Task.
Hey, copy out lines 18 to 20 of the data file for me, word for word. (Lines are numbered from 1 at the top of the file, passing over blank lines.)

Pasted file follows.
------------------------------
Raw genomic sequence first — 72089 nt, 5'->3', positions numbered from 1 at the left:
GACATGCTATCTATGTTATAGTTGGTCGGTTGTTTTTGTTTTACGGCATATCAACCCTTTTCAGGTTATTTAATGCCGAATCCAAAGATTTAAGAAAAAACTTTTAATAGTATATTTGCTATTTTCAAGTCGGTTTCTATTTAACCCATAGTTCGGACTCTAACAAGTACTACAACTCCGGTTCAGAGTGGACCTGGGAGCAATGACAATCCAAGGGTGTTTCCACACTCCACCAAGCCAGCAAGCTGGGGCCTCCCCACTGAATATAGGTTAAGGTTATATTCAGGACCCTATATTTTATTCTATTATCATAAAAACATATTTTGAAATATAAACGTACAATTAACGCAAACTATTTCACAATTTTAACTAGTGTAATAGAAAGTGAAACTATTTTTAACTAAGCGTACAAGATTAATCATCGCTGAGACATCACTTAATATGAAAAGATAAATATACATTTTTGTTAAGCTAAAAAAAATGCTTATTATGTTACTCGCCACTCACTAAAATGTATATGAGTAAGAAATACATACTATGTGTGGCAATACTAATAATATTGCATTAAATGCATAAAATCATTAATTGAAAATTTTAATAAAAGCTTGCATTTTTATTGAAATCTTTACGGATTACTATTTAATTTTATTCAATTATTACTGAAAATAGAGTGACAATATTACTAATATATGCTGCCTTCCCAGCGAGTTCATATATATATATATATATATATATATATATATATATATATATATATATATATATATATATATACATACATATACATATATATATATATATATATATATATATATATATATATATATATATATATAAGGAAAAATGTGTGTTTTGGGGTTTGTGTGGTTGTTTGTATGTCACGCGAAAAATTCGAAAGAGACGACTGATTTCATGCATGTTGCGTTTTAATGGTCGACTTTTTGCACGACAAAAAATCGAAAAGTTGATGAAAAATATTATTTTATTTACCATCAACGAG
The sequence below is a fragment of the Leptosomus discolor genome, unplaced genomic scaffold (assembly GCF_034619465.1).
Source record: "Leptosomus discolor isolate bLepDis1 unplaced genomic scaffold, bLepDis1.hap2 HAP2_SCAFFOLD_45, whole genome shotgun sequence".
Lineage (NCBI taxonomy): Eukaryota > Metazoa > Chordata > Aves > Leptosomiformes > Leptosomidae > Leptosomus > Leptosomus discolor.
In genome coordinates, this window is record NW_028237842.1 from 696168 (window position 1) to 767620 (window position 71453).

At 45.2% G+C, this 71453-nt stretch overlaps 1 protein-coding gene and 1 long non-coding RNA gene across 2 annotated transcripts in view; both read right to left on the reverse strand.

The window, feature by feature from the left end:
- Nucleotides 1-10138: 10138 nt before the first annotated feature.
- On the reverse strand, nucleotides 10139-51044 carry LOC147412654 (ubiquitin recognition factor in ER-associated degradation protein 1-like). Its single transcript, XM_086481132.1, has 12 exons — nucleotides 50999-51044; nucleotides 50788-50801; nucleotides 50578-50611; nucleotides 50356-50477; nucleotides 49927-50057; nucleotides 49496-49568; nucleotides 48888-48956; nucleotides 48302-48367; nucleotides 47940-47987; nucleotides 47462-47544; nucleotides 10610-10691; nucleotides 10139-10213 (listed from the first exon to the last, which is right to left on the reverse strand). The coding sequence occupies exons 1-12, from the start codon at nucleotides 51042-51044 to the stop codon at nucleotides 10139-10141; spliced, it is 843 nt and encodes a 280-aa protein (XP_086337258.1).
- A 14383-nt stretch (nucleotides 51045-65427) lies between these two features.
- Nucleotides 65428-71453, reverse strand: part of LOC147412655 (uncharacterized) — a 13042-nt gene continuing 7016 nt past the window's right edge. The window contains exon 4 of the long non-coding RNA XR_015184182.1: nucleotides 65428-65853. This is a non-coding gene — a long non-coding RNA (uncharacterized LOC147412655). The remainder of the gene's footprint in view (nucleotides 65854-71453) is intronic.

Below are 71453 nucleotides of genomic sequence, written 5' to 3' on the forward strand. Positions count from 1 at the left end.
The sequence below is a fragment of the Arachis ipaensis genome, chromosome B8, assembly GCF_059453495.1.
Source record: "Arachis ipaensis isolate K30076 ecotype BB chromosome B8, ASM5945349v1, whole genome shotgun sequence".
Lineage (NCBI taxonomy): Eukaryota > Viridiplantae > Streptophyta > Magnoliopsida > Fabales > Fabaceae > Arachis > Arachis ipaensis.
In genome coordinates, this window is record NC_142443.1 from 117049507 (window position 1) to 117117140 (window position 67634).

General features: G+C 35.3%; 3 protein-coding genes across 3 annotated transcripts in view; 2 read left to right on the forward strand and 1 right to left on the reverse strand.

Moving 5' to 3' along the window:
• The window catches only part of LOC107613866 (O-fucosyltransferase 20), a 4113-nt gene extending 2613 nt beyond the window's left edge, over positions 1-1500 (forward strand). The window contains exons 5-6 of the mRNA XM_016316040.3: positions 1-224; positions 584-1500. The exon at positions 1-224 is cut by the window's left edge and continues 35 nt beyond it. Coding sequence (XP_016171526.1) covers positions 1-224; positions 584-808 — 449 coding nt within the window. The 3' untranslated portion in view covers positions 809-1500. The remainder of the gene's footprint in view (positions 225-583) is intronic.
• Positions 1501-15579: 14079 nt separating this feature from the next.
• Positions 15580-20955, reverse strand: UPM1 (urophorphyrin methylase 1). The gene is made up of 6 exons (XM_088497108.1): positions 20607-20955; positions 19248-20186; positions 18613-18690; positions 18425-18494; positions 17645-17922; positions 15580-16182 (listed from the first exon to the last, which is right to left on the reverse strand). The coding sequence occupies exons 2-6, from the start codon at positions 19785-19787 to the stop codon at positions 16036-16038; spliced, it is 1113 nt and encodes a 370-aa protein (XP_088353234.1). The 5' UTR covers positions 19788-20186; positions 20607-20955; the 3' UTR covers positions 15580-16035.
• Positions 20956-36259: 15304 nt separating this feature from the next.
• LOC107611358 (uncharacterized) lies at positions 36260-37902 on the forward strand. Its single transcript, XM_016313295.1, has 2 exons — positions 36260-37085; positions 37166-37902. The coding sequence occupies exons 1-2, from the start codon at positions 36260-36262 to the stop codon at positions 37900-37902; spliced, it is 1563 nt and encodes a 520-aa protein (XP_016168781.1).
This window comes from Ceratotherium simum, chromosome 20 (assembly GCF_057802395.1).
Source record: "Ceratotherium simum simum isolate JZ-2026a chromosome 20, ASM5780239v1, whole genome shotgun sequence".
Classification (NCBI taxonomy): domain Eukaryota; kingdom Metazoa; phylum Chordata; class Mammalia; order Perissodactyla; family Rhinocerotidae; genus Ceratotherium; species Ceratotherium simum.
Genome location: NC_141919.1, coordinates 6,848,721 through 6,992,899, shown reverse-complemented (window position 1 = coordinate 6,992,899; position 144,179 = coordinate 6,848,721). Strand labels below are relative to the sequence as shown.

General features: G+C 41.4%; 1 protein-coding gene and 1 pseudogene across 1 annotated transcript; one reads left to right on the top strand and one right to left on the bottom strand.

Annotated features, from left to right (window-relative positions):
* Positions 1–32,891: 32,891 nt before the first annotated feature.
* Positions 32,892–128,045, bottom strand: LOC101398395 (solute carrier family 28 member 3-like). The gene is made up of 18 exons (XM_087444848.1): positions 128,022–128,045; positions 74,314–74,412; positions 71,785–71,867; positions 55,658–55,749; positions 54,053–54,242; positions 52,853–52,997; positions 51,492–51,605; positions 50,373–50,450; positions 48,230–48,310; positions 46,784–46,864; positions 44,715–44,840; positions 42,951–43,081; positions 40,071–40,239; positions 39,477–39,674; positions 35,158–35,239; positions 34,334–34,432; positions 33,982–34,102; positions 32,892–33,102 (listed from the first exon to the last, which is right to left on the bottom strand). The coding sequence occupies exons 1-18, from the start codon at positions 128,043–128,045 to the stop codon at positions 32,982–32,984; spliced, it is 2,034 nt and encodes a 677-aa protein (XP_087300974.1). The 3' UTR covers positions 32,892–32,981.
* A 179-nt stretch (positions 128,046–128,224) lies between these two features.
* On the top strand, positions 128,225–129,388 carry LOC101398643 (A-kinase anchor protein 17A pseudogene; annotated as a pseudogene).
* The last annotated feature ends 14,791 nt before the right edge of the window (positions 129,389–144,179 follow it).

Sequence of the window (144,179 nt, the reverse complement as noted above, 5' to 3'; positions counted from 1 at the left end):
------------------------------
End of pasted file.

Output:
General features: G+C 35.3%; 3 protein-coding genes across 3 annotated transcripts in view; 2 read left to right on the forward strand and 1 right to left on the reverse strand.

Moving 5' to 3' along the window:
• The window catches only part of LOC107613866 (O-fucosyltransferase 20), a 4113-nt gene extending 2613 nt beyond the window's left edge, over positions 1-1500 (forward strand). The window contains exons 5-6 of the mRNA XM_016316040.3: positions 1-224; positions 584-1500. The exon at positions 1-224 is cut by the window's left edge and continues 35 nt beyond it. Coding sequence (XP_016171526.1) covers positions 1-224; positions 584-808 — 449 coding nt within the window. The 3' untranslated portion in view covers positions 809-1500. The remainder of the gene's footprint in view (positions 225-583) is intronic.